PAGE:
A dance was advertised as "Old Time" (with mostly square dances, polkas, schottische, waltz) or "New Time" (round dancing to popular tunes) or "Mixed Dancing" (some of each!).  For New Time, Jimmy played saxophone, Sammy played drums, Jesse played banjo, and Fay the piano.  Jesse would sometimes take a break, and redhaired Hank, another brother, would play banjo.  For Old Time, Jimmy laid down the saxophone and swung a pretty partner, while Jesse picked up his fiddle and played the many old tunes he knew from childhood. 

      There was always an intermission about 11:30 when the orchestra would take a break of about 20 minutes, and food would be available.  Another money maker for the sponsoring group.  Sandwiches, cake, pie, coffee and cold drinks were available.

      At Eller's, the far end of the dance hall had a real lunch counter where Nick Eller and his brother-in-law fried hamburgers by the dozens.  There was plenty of cold beer, and ice cold "pop".  This was so enticing, that my mother soon realized we were spending all of the money Daddy made, on hamburgers and cold drinks.  Although it was hard to do, we no longer had one of those heavenly smelling hamburgers.  My sisters and I could have a bottle of pop only.

      I was one of the little girls struggling on the dance floor, learning to dance with other little girls.  And learn to dance we did.  Shelby was full of very good dancers when the big bands began to play at the large newly built Catholic dance hall in Shelby in 1940.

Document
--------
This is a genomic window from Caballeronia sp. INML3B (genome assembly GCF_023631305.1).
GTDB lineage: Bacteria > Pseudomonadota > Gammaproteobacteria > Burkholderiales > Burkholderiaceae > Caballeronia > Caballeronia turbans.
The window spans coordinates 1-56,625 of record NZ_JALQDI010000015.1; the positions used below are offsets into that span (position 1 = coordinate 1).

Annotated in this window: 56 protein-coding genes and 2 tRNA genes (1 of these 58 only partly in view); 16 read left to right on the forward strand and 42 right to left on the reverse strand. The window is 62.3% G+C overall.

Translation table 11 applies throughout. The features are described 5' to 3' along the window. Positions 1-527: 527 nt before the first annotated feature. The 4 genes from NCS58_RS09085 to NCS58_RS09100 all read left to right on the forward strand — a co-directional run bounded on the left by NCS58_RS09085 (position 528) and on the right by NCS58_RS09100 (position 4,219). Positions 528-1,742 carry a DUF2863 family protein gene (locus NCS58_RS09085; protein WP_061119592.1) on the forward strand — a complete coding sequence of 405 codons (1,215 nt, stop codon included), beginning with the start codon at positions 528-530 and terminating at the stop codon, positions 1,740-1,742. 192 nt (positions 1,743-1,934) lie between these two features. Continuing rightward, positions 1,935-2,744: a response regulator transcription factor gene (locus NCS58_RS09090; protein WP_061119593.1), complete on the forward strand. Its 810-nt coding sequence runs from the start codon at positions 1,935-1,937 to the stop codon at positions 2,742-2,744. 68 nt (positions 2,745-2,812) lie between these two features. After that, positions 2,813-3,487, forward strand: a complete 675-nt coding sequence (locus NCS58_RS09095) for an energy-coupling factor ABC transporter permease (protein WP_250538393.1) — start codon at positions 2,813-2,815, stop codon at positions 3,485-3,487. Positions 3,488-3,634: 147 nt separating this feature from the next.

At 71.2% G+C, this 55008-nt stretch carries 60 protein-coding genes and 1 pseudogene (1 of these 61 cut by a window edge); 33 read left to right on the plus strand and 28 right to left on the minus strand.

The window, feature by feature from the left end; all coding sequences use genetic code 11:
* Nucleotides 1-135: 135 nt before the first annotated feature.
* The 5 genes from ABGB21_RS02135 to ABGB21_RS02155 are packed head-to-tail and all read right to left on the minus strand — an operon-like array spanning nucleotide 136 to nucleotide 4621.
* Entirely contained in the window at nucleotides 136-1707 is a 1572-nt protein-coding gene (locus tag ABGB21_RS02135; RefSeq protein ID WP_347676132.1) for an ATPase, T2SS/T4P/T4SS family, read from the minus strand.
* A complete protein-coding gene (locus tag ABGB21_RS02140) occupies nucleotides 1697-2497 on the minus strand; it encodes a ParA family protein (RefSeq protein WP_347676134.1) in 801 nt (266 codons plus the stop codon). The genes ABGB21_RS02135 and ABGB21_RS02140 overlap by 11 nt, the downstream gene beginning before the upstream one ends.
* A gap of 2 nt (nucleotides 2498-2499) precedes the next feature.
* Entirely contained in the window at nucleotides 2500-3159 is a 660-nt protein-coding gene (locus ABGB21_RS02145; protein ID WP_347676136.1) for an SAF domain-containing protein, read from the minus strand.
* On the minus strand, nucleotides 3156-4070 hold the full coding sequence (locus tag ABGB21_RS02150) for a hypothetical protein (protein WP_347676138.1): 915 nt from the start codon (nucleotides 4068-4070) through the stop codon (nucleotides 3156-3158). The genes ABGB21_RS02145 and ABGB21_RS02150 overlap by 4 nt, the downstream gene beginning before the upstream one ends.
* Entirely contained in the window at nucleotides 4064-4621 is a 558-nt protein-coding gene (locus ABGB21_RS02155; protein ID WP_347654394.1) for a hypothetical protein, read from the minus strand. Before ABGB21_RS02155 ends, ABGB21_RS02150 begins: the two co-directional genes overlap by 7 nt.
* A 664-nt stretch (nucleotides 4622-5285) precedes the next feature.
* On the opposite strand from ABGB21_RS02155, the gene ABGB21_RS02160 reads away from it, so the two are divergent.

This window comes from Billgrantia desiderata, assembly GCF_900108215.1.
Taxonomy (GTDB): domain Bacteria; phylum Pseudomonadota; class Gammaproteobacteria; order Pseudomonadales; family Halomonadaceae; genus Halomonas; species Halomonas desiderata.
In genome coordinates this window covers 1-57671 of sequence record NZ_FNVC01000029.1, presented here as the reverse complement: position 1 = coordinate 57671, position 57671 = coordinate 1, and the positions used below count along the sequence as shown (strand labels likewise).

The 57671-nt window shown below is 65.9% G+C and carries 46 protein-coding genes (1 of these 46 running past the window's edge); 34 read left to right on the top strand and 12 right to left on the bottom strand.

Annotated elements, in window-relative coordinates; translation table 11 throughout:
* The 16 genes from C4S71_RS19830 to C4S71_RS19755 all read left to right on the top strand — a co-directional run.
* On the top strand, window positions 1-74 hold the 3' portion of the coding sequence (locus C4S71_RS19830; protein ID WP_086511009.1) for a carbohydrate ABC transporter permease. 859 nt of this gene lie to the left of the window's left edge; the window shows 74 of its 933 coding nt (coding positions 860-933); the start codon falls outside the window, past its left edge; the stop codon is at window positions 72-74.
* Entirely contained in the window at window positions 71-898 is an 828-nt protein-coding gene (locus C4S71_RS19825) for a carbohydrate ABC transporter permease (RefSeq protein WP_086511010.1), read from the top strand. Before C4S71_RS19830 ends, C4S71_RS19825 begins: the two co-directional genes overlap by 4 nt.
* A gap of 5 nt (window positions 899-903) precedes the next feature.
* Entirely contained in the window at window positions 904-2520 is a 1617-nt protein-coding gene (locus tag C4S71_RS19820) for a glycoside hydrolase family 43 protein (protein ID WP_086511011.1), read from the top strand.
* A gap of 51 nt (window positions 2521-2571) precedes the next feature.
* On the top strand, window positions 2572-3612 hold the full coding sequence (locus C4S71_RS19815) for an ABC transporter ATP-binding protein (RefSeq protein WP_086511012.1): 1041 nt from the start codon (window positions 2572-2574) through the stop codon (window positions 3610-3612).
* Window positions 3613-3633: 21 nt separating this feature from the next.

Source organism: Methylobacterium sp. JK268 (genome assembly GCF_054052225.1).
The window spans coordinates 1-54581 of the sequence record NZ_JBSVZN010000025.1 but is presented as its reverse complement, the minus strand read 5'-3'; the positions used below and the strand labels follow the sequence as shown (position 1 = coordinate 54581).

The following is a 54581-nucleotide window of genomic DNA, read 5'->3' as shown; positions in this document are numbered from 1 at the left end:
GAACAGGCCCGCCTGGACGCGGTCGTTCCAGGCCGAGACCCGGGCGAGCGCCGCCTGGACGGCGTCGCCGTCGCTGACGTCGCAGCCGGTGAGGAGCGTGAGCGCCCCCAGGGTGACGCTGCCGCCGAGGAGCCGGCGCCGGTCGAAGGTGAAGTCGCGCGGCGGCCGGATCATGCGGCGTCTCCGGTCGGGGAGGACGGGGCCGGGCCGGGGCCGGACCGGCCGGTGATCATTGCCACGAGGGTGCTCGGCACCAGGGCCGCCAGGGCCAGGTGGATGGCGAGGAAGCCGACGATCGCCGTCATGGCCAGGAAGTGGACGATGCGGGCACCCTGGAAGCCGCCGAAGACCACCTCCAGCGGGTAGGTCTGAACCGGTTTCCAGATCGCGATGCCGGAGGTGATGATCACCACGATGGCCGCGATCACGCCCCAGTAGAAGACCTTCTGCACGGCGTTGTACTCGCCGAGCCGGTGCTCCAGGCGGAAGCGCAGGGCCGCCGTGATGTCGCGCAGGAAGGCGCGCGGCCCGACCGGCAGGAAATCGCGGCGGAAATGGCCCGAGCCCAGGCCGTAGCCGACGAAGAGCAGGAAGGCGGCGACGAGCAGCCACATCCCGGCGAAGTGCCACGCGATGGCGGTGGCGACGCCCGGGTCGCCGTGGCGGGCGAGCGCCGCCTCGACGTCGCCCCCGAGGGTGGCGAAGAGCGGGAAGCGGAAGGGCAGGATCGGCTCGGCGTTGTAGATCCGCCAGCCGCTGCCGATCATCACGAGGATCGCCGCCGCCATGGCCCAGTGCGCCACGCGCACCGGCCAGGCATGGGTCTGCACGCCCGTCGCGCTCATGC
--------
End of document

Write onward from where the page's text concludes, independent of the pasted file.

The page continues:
After two years of late nights and either bringing his wife and four little boys with him to the dances, or leaving them home, Fay Kilgore retired from the group.  By this time, my sister, Doris, was 16 and could read music and play the piano very well.  The only problem she had in fitting in with the other players was accompaniment to the "old time" melodies which had no written music.  She and my dad worked many an evening while he taught her the "chords" and key changes needed in the old tunes.

      The days of the big bands began to encroach upon the Polk County dance scene.  Radio and artists' unions were bringing about a change.  Composers began to agitate for some recognition of their talents.  ASCAP, a union of musical artists and composers, gained national prominence, and one day, Jesse received in the mail, a letter from ASCAP which strongly suggested he pay royalties for the use of sheet music by the orchestra, or stop using it.  It was a hard blow. 

      He still played with some pick-up groups for an old time dance now and then.  But the old time dances were losing their popularity and bigger bands were forming who could afford to pay the royalties. 

      One more time the orchestra played.  Vernie, another Cook brother, was getting married, and he wanted the Cook orchestra for the wedding dance.  So one final time, the Cook family gathered their instruments and headed for the dance hall, this time in Bellwood.  This time when the wedding march ended, it was Vernie and his bride standing before the orchestra with relatives and friends clapping and cheering.  It was a fitting close to the era of the Cook orchestra and the small dance hall.





© Oldtime Nebraska, 2000 -- Dancing Through the Depression -- submitted by Jeanne Cook Walsh, June, 1997